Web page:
"There ain't no peace on earth, man," sang Gil Scott-Heron on his legendary 1971 album Pieces of a Man. "Maybe peace when you die." The groundbreaking jazz musician and poet was only 22 when he recorded those lines, but he seemed to know what lay ahead: While his brilliant career would forever change the face of American music, he spent much of his later life dealing with addiction and chronic health issues.
Scott-Heron died on May 27, 2011, at 62; the cause of his death has never been made public. Although his fans and admirers may never know if he found peace, he did leave behind one final gift. His memoir, The Last Holiday, is a singular triumph, one last act of love from the man often called "the godfather of hip-hop."
The Last Holiday begins in Jackson, Tenn., where he was raised by his mother's family. Still a child when he lost his beloved grandmother, he had learned, at a young age, to steel himself against loss and pain — although he had been "beaten up again and nearly blown over, stunned and stomped on," he already "had run out of tears."
Despite the tragedies that marked his youth, he would eventually become a successful student at Lincoln and Johns Hopkins universities, recording his best-known song, "The Revolution Will Not Be Televised," at the age of 21; and publishing two critically acclaimed novels (The Vulture and The Nigger Factory) before he was 23. The Last Holiday essentially ends in 1981, when he joined Stevie Wonder, with whom he'd been touring, for a Washington, D.C., rally that was instrumental in the creation of Martin Luther King Jr. Day. Scott-Heron's music, literature and activism had ensured that America would never really be the same, but he never stopped thinking of himself as just "a piano player from Tennessee."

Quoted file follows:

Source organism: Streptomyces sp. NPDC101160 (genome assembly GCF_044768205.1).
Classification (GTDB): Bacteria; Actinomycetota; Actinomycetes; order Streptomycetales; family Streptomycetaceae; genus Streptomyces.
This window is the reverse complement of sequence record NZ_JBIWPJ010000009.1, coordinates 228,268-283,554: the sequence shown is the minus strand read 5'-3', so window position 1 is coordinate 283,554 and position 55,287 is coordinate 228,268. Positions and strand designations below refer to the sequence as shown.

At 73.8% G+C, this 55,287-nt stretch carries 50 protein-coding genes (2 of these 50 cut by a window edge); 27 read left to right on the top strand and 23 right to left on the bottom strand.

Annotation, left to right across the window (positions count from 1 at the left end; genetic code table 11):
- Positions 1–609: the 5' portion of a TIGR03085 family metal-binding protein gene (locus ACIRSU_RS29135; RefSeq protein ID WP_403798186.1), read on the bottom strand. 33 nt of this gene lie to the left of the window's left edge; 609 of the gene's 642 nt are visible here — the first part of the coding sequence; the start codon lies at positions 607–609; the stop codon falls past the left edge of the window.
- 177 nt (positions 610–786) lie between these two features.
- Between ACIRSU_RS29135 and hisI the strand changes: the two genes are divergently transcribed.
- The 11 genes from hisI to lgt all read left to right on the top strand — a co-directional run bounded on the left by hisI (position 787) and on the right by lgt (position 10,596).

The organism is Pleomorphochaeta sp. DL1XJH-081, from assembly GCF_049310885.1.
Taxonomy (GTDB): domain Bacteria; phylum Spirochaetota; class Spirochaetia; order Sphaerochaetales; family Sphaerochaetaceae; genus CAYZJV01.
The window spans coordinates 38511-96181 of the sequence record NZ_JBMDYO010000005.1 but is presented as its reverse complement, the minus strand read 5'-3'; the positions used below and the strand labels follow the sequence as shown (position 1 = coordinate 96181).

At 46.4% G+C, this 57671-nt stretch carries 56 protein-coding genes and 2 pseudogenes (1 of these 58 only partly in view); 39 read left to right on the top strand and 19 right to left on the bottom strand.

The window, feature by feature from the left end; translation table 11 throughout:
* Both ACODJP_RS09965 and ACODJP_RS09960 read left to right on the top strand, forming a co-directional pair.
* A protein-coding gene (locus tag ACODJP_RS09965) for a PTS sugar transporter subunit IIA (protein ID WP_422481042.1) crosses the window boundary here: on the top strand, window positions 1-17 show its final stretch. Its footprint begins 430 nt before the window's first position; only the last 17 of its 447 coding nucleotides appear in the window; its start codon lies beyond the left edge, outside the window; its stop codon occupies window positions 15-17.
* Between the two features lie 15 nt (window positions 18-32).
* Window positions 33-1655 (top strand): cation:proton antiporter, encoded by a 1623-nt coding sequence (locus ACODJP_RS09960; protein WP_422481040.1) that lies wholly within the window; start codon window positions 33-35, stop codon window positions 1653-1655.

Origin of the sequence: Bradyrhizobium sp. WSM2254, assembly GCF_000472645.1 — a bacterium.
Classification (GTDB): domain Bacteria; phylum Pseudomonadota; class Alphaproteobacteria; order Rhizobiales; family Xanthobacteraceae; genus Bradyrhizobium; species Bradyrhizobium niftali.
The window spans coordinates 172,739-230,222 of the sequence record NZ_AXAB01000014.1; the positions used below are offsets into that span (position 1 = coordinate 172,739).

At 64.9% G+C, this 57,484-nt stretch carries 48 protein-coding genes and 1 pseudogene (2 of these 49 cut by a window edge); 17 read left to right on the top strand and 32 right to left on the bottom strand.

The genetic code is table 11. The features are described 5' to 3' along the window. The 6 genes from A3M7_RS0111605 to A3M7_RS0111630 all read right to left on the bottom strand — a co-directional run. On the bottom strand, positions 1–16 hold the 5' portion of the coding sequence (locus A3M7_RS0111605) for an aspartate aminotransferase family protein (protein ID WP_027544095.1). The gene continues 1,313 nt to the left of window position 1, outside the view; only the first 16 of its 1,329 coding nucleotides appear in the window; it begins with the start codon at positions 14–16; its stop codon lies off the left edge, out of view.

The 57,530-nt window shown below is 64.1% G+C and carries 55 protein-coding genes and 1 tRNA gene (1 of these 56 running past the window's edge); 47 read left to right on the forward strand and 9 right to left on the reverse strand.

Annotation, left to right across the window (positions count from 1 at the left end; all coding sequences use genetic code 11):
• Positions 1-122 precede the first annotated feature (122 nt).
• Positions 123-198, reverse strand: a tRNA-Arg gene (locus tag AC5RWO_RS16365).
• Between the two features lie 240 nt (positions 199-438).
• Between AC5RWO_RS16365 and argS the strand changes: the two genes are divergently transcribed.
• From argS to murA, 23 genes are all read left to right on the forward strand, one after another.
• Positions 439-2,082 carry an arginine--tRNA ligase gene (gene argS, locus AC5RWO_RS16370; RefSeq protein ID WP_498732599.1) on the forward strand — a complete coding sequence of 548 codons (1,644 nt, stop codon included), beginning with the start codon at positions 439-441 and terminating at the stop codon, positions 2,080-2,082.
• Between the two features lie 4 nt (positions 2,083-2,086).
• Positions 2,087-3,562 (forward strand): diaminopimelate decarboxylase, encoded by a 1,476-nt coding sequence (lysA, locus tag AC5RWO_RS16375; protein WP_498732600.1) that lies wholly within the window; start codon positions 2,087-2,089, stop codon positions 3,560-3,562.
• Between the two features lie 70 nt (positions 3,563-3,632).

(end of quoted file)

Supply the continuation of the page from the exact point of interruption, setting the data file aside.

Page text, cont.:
It's that kind of humility, combined with his gift for charming, unforced prose, that makes The Last Holiday such a fascinating memoir. Scott-Heron relates the stories of his brief time at an exclusive private high school; the successful student protest he led at Lincoln; and his and Wonder's longtime friendship, with grace, charisma and a winning sense of humor.
But as another jazz legend, Thelonious Monk, once said, "What you don't play can be more important than what you do." And it's hard to ignore the stories that Scott-Heron leaves out: He doesn't mention his struggles with addiction, the months he spent in prison for drug possession, and the years he spent living with HIV. The passages about his partners and children are fleeting and tentative, which makes the book's final chapter — a painfully honest reflection on his life as a husband and father — so beautiful, heartbreaking and unexpected.
It's hard to expect complete candor from anyone, and The Last Holiday suffers little from what the author chose to leave out. In "Home Is Where the Hatred Is," Scott-Heron sang, "God, but did you ever try / To turn your sick soul inside out / So that the world ... can watch you die?" Most of us haven't; most of us have never had that kind of desperate courage. Gil Scott-Heron did, baring his imperfect soul to the world for decades. We're poorer for his loss, but richer for his words.